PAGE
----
Home >mint-lounge >business-of-life >Chess | The Carlsen effect

When Viswanathan Anand meets 22-year-old Magnus Carlsen of Norway in the 2013 World Chess Championship, to be held in Chennai from 6-26 November, it will probably be the first time he will be up against an opponent so much younger than him.

The 43-year-old Anand’s title, as the winner of the 2012 World Chess Championship, will be challenged by the current world No.1, Carlsen, who was hailed as the “Mozart of chess" by The Washington Post in 2004 when, at age 13, he beat former world champion Anatoly Karpov, pushed another former world champion Garry Kasparov to a draw, and became a chess grandmaster.

Though the World Chess Federation (Fide) has not declared the venue for the title match in November, Tamil Nadu chief minister J. Jayalalithaa announced in the assembly on Monday that Chennai would host the event.

So what is Anand up against?

When Fide published its monthly list in January, Carlsen, whose current Elo rating (a system to calculate the relative skills of players) is 2,872, had officially achieved the highest-ever rating since the system was introduced. His then rating of 2,861 was 10 points higher than Kasparov’s legendary record from 1999. Anand, ranked at No.6, has an Elo of 2,783 and his peak rating was 2,817 in September 2011.

When Carlsen became the world’s top-ranked player in 2010, AFP wrote in its profile: “Initiated into chess early on by his father, as a boy, Carlsen nevertheless preferred other pastimes that he explored on his own. Aged 2, he could recite all car brands; as a five-year-old, he built monumental creations out of Lego; then he moved on to memorizing the world’s countries, their flags, capitals, and areas. But he was soon brought back to chess by the desire to beat his older sister at the game."

As a teenager, Carlsen was typically aggressive and hurried, but he grew up into an all-round performer. His game is not restricted to any specific opening favourites; rather, he plays a variety of them, which makes it difficult to prepare against him.

In a 2012 interview in New in Chess magazine, current world No.3 Vladimir Kramnik said Carlsen is successful because of his physical condition and his ability to avoid psychological lapses, which enable him to maintain a high standard of play over long games when the energy levels of others drop.

Carlsen’s endgame prowess has been described as among the greatest in history. English grandmaster Jonathan Speelman, who analysed Carlsen’s endgames from the 2012 London Classic, described his wins as the “Carlsen effect". “Through the combined force of his skill and no less important his reputation, he drives his opponents into errors. He plays on for ever, calmly, methodically and, perhaps most importantly of all, without fear. This makes him a monster and makes many opponents wilt," wrote Speelman in New in Chess.

“It will be an interesting clash between these two ideas as to what constitutes the best player in the world," Carlsen told reporters in London after winning the Fide World Chess Candidates Tournament on 2 April that gave him the right to challenge Anand for the world title in seven months.

“Before he is done, Carlsen will have changed our ancient game considerably," Kasparov told Time magazine in January 2010 when the Norwegian became the youngest top player in the world.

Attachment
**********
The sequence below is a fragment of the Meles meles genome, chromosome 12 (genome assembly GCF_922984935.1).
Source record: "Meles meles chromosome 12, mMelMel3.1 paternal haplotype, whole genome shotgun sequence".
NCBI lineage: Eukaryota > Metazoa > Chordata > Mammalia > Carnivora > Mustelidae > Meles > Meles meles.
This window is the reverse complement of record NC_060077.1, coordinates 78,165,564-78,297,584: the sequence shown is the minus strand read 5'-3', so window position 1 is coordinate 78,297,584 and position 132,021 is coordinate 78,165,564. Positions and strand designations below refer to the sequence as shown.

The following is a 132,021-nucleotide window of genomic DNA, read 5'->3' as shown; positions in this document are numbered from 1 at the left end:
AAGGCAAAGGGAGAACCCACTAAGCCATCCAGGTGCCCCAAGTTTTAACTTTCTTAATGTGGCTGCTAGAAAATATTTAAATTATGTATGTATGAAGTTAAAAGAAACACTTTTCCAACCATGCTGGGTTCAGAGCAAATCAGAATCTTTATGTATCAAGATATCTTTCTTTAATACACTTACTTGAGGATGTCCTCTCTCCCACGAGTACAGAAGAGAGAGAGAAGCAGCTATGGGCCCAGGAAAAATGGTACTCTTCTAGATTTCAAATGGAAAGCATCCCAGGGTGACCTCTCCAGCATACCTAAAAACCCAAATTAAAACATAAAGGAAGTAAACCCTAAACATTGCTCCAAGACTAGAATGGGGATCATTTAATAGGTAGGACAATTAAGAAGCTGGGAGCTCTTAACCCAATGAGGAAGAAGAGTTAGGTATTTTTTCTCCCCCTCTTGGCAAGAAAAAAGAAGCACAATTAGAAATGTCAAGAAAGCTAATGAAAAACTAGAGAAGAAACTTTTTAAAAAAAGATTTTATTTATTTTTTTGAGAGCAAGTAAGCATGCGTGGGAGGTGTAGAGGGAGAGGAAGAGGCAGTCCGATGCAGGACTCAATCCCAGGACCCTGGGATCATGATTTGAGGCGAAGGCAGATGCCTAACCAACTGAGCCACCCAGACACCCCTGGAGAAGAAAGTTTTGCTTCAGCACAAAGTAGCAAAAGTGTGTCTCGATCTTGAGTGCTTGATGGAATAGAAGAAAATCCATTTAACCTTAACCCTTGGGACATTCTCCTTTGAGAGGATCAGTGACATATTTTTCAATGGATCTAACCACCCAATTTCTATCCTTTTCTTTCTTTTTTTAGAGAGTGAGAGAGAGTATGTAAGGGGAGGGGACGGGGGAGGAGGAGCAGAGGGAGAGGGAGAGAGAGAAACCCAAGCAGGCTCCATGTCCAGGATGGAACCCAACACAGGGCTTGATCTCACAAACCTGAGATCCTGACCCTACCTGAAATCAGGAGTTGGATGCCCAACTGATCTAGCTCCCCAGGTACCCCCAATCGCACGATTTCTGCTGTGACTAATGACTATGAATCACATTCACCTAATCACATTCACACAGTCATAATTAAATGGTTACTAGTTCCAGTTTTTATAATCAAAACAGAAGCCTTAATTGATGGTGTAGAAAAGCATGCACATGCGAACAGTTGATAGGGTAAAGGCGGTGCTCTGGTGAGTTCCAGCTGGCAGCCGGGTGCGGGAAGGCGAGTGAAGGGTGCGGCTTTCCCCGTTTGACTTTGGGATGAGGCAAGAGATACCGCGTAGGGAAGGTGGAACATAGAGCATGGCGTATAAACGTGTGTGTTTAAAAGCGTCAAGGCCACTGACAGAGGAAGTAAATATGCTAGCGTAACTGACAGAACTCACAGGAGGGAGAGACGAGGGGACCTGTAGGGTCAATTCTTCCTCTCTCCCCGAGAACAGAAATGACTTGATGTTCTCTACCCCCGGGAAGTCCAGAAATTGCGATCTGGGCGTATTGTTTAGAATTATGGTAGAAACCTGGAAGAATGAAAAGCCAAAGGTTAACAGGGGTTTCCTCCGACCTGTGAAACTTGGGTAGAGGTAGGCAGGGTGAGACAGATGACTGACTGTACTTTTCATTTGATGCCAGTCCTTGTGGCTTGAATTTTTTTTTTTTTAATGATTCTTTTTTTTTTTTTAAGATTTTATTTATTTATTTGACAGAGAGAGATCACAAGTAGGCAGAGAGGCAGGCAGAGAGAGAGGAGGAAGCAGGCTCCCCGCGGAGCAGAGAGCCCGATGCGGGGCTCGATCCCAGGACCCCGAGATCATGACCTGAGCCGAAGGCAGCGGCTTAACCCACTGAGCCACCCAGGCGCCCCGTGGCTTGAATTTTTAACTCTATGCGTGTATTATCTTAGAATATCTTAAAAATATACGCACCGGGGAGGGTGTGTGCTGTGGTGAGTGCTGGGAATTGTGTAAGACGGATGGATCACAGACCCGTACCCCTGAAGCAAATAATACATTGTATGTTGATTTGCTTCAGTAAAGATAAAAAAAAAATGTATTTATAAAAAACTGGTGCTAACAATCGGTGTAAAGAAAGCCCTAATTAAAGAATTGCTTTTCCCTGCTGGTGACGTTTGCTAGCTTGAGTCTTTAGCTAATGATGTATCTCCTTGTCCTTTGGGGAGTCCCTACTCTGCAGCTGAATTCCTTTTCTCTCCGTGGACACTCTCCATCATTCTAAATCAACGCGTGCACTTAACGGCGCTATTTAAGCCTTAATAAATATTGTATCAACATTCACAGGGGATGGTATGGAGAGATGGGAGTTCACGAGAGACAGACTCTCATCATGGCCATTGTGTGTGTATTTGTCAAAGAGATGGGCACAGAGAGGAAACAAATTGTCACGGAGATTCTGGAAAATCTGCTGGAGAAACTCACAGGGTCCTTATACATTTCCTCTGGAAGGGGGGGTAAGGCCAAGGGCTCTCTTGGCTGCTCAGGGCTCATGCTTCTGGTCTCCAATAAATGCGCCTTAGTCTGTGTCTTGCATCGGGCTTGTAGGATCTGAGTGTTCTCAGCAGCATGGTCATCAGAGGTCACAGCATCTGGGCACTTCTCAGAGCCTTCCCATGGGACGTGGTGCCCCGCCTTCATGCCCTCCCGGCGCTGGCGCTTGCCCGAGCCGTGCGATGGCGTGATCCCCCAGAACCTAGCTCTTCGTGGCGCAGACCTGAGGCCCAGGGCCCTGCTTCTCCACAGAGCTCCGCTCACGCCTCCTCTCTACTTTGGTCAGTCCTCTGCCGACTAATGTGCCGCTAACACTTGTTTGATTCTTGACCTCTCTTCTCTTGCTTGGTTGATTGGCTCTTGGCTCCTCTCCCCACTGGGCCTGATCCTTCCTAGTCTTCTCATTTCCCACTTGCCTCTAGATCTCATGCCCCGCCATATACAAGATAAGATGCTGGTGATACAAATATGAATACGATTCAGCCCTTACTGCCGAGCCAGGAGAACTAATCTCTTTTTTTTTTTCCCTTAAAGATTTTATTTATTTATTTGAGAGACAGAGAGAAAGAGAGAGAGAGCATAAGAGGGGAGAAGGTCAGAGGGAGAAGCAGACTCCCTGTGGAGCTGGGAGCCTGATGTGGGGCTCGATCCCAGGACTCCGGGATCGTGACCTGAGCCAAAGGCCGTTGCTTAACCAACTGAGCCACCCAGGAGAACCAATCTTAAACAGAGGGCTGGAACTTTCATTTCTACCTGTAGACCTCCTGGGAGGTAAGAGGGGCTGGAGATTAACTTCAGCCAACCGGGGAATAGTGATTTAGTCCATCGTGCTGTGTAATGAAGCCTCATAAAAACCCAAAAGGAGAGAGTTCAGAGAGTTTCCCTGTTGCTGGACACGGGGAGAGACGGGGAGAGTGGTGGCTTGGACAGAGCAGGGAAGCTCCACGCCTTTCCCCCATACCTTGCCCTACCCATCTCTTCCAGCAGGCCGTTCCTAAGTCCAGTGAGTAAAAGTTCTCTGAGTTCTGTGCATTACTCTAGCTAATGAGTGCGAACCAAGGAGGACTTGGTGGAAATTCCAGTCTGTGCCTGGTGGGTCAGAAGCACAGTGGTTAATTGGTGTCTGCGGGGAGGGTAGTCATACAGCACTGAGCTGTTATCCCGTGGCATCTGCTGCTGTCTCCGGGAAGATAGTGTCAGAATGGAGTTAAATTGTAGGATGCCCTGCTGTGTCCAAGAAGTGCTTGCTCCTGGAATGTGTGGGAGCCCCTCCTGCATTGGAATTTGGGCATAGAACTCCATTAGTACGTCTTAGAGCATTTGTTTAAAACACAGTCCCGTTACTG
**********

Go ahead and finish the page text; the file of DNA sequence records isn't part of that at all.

Some experts have already compared the November contest to the intriguing battle between Bobby Fischer and Boris Spassky in 1972.

Though Anand has struggled a bit in the last two years, it will be difficult for Carlsen to overcome him. Anand is still a master tactician and one who loves to keep himself physically fit.

Anand is one of only six players in history to break the 2,800 Elo mark. In April 2007, at the age of 37, he became world No.1 for the first time. He was at the top of the world rankings five out of six times, from April 2007 to July 2008, holding the ranking for a total of 15 months. In October 2008, he dropped out of the world top 3 rankings for the first time since July 1996. Anand regained the top ranking in November 2010 but had to concede the top spot to Carlsen in July 2011.

The Indian is aware of Carlsen’s strong and weak points and there will be huge expectations from the Chennai-born grandmaster. “There always is pressure.... It was there in the previous World Championships as well. This time, I’ll be experiencing it at home. That’s the only difference," Anand said in an email interview.

Anand is not perturbed at losing the No.1 spot to his challenger. Instead, he says he uses the ranking as a motivational target and is sure to regain the top spot. “I would want to be the world No.1 but I think the main thing is to see the ranking as a motivational target. I’m gaining rating points and that is positive. I don’t think one should worry about rankings," says Anand, who became the first sportsman to be awarded the second highest civilian award, the Padma Vibhushan, in 2007.

Anand held the World Chess Championship title from 2000-02, at a time when the world title was split—for a few years from 1993, a rival organization, the Professional Chess Association, held its own world championship. In 2007, Anand became the undisputed world champion and successfully defended the title against Kramnik (2008), Veselin Topalov (2010) and Boris Gelfand (2012). Will the Norwegian be able to do what Kramnik, Topalov and Gelfand couldn’t?

Aminul Islam is a sports writer based in Doha, Qatar.

Subscribe to newsletters
* Enter a valid email
* Thank you for subscribing to our newsletter.

Click here to read the Mint ePaperLivemint.com is now on Telegram. Join Livemint channel in your Telegram and stay updated

Close
×
My Reads Logout